What is it about groups of young black and Asian people that provokes waves of fear and anxiety among those in power?
The British establishment lurches from one race panic to another. From talk in the 1950s and 60s of over-sexed immigrants coming to steal white women, to the invention of race-specific crimes, such as “mugging”.
The effective “banning” of the film Blue Story by the Vue cinema chain in late November is the latest instalment.
A brawl involving rival groups of teenagers at a single Birmingham cinema was the cue for screens across Britain to pull the film. They claimed an unprecedented outbreak of violence wherever it was shown.
Yet surprisingly, in an age when teenagers apparently film themselves relentlessly, no evidence for the wave of violence has turned up. No video footage, no coverage on social media, no police reports—nothing.
But lack of evidence has never yet stopped authorities from clamping down.
Until 2017 the Metropolitan Police asked music promoters to fill out a risk assessment form called a “696” prior to live gigs. No club would accept your booking if the police didn’t agree.
Cops racially profiled Grime as a “high risk” genre, saying it was a magnet for gun and knife crime. Many artists could never perform.
This attempt to force Grime underground wasn’t driven by lyrics—it was driven by fear of the audience. As far as the police were concerned, a large group of young black people could only mean trouble. Similarly, the attempt to scupper Blue Story bears little relation to its content.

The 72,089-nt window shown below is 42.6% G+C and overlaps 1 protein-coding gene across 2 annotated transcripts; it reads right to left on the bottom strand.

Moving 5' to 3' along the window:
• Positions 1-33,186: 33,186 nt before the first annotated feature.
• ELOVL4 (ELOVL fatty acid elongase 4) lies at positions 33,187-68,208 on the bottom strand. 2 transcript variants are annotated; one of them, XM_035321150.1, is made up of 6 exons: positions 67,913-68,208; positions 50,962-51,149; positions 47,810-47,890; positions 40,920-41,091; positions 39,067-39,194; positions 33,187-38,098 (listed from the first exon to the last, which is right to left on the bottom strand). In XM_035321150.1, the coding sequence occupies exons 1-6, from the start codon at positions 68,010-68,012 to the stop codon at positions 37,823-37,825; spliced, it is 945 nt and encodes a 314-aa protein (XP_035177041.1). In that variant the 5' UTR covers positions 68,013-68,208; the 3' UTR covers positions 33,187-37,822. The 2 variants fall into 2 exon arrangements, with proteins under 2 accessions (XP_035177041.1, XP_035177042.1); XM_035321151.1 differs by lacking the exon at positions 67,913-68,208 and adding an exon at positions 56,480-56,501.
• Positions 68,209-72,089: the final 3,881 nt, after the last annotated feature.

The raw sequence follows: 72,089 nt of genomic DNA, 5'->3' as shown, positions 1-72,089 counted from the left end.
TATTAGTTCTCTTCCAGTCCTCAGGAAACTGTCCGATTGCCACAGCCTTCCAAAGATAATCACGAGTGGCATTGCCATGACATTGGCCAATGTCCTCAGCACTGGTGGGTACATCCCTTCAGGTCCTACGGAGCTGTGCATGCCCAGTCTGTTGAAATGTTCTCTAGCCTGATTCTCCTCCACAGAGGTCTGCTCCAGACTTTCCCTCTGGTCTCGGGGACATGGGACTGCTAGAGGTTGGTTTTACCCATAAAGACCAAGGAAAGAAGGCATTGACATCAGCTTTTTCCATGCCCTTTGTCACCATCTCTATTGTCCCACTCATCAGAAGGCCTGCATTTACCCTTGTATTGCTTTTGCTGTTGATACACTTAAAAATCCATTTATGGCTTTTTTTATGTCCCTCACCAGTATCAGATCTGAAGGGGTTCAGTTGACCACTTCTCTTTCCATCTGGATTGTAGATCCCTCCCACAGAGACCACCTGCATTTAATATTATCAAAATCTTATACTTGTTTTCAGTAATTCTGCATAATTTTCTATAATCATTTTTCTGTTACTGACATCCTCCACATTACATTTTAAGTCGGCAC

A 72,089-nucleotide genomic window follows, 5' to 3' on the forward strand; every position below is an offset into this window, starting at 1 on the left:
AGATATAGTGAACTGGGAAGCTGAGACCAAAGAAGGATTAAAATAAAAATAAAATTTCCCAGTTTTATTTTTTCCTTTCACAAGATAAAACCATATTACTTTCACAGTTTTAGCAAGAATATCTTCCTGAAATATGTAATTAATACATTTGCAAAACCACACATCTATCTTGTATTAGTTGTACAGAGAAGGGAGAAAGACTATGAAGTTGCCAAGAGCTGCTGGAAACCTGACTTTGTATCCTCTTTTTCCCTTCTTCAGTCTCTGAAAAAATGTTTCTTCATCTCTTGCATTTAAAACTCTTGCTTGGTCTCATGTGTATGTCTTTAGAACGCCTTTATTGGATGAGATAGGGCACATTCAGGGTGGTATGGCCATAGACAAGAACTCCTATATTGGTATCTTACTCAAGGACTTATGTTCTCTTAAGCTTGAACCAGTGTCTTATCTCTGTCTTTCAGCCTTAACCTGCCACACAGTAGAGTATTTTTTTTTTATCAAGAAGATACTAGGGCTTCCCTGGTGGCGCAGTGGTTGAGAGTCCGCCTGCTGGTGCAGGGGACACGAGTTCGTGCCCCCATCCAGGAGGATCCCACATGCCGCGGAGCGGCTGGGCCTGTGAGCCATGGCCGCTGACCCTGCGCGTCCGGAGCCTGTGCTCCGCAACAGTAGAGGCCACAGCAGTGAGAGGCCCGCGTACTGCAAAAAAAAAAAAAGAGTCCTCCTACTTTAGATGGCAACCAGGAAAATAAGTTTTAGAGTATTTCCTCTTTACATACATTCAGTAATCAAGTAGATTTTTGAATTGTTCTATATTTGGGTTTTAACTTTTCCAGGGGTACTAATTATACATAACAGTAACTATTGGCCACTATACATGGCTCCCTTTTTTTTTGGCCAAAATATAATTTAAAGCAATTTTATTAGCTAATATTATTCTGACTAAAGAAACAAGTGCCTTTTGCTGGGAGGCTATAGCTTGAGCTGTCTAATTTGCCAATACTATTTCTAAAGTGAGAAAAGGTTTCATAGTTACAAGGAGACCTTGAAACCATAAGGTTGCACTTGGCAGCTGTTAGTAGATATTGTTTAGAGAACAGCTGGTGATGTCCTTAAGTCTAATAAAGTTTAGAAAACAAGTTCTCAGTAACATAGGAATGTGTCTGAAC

The film is a tragic tale of two young friends who become bitter rivals in a street war. It’s a far better argument against guns and knives than anything that has ever come out of mouths of a government minister or top cop.
Developed and directed by rapper and film maker Andrew Onwubolu, the film makes a point of depicting violence and even death at disconcertingly close quarters. Nothing about this is glorification—precisely the opposite.
The story structure will be familiar to most, and not all the acting is great. But the honesty and setting gives its target audience something that feels more real than soap opera.
That’s probably why a weekday lunchtime screening at my local cinema was packed with young people.
The dread that gripped the banning cinema bosses has little to do with gangs squaring-up to each other. Instead it reflects the establishment belief that there’s something violent and primitive about people with darker skins. That the gang violence depicted in Blue Story is somehow intrinsic to our very natures.
Vue bosses last week reinstated the film after an anti-racist public backlash.
They did however insist on “beefed-up security” to deal with the on-going threat that really only existed only in their heads.